Frustration is a common emotion experienced by both parent and child when feeling out of control, overstretched or simply just exhausted. Dealing with toddler milestones can exacerbate feelings of frustration in what might be seen as a Catch 22 situation; successfully mastering milestones is a sign of your toddler’s growing independence but this can lead back to feelings of frustration from the adult when your child wants to assert themselves and won’t always do as they are told.
Your little one will also feel frustrated as they want to be free to explore their growing independence, but their physical and emotional capabilities, as well as safety and security concerns, may impede their plans.
Some mums and dads feel frustrated because they cannot strike the right balance between supporting their toddler’s growing independence and asserting their own authority over the situation. In turn, when feelings of frustration threaten to overwhelm toddlers, this can be detrimental to growth and development. This is why we constantly reinforce that you should only start potty training when they have clearly shown signs of readiness.
A key way to avoid frustration during the potty training process is taking a different approach to the situation. Instead of insisting that your child uses the potty or pressuring him or her into it (albeit with the best intentions), introduce a measure of choice to the situation.
This means enquiring as to whether your child might need to use the toilet instead of telling them that they must. Gentle encouragement in a relaxed environment will prove far more effective than stricter orders and leave both of you feeling much less frustrated.
One common scenario is when children are so caught up in the task at hand, such as playing with their friends or watching TV, that they ignore the urge to use the toilet and end up having an accident. Again, encourage them instead of pushing, be patient and make the idea of going to the bathroom into something fun.
You can start by singing their favourite potty song, asking them to check out their progress on their Potty Training Chart or talking about one of their favourite “bathroom books.”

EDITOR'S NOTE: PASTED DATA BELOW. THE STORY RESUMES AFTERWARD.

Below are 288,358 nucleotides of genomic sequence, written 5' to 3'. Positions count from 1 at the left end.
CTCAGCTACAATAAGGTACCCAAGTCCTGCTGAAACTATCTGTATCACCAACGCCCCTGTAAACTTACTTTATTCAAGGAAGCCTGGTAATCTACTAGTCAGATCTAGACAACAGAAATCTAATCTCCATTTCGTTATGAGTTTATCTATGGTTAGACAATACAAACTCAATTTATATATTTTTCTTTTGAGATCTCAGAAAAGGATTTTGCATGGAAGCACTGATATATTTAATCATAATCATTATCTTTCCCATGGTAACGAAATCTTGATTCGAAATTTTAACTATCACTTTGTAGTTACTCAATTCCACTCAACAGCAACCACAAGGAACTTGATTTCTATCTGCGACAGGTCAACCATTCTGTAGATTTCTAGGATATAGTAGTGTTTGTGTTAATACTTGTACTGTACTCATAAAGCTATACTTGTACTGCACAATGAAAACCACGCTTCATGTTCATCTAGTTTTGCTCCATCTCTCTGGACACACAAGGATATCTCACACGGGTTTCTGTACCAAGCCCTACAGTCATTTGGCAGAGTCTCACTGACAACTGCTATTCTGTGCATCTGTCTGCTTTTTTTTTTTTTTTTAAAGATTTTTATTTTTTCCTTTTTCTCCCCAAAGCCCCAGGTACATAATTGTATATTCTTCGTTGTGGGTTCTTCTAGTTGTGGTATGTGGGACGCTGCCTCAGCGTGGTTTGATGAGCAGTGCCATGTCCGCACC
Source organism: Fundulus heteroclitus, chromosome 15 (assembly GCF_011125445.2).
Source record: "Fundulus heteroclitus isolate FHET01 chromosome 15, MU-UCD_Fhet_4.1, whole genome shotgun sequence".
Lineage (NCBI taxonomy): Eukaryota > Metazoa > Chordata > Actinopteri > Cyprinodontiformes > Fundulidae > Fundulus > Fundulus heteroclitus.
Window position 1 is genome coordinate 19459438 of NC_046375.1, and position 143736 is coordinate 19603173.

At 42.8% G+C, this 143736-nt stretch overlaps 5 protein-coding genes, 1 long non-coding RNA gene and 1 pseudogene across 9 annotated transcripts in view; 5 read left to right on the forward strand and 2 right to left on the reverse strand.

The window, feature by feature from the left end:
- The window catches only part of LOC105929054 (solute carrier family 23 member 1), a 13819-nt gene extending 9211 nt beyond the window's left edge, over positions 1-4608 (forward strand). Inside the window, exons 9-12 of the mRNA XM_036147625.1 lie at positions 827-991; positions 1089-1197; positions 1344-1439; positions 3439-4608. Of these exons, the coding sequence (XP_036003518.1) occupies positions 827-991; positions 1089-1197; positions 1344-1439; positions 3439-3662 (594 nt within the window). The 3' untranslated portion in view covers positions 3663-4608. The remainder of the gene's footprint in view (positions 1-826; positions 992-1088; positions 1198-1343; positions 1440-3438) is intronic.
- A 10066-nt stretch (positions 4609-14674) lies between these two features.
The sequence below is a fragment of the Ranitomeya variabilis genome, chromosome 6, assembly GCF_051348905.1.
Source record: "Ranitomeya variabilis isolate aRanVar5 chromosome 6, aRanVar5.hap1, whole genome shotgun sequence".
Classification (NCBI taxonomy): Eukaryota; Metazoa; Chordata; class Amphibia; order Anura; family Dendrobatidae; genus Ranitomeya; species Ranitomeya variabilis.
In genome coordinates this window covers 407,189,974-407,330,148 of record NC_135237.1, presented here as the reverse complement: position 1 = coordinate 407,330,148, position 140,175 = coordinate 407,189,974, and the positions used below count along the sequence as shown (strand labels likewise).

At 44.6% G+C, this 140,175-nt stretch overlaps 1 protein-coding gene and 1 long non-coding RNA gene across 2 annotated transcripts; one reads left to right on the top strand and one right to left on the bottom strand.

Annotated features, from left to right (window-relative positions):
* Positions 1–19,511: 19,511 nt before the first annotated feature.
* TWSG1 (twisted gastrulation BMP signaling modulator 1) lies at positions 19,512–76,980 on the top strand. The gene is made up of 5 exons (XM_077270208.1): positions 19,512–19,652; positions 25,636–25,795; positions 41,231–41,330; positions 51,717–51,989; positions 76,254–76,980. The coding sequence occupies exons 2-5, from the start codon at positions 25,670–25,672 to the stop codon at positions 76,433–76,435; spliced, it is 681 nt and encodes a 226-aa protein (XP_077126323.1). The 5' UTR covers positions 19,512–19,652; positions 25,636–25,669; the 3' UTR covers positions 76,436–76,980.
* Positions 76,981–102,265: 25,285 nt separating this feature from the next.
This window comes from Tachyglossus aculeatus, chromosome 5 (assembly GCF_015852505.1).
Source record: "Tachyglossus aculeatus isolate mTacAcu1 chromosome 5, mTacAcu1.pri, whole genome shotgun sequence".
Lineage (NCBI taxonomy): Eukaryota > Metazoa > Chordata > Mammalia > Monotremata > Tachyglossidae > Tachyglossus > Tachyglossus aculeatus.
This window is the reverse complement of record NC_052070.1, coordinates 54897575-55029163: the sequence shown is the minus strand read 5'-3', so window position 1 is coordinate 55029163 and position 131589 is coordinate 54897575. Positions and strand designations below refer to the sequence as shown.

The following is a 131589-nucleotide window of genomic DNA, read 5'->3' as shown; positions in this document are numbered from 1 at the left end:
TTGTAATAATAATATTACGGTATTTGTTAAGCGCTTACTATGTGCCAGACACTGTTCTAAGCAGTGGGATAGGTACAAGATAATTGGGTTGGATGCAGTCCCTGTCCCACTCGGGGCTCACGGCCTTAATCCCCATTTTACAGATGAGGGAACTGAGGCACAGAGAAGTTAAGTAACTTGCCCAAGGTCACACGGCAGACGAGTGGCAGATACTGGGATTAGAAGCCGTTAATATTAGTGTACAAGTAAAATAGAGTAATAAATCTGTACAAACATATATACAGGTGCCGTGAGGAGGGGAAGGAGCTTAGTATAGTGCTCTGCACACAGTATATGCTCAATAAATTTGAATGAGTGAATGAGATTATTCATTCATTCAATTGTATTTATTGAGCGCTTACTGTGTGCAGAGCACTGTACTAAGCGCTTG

Use your authority (e.g. turn off the TV) when necessary, as your child still needs to understand that you are in charge. However, you should always make sure that all actions are completed calmly without any evident frustration as this will work against both of you and hinder progress.
It’s always important to set realistic expectations or every situation to avoid setting yourself up for a fall. And while accidents can test our patience and be a real pain to clear up, keep your focus on the long game and never punish your child. If an accident does happen, ask him or her to fetch a set of clean clothes and try again. Once you every situation to your advantage and as an opportunity for learning, you’ll be firmly on the road to success.
The Family Seat Progress Chart and Door Hanger are a great way to set up a rewards-based system for potty training. Every Family Seat comes complete with these potty-training essentials and a 10-Year Guarantee, and the Talia Seat comes with a Soft Close Toilet Seat function to protect small fingers.
For advice on any aspect of potty training and for any help purchasing a Family Seat, email our team at firstname.lastname@example.org . Family Seat supports the children’s communication charity I CAN, who are experts in helping children to develop the language, speech and communication skills that they need to thrive in our 21st-century world. We donate 50p to I CAN on each and every seat purchased through the official Family Seat website.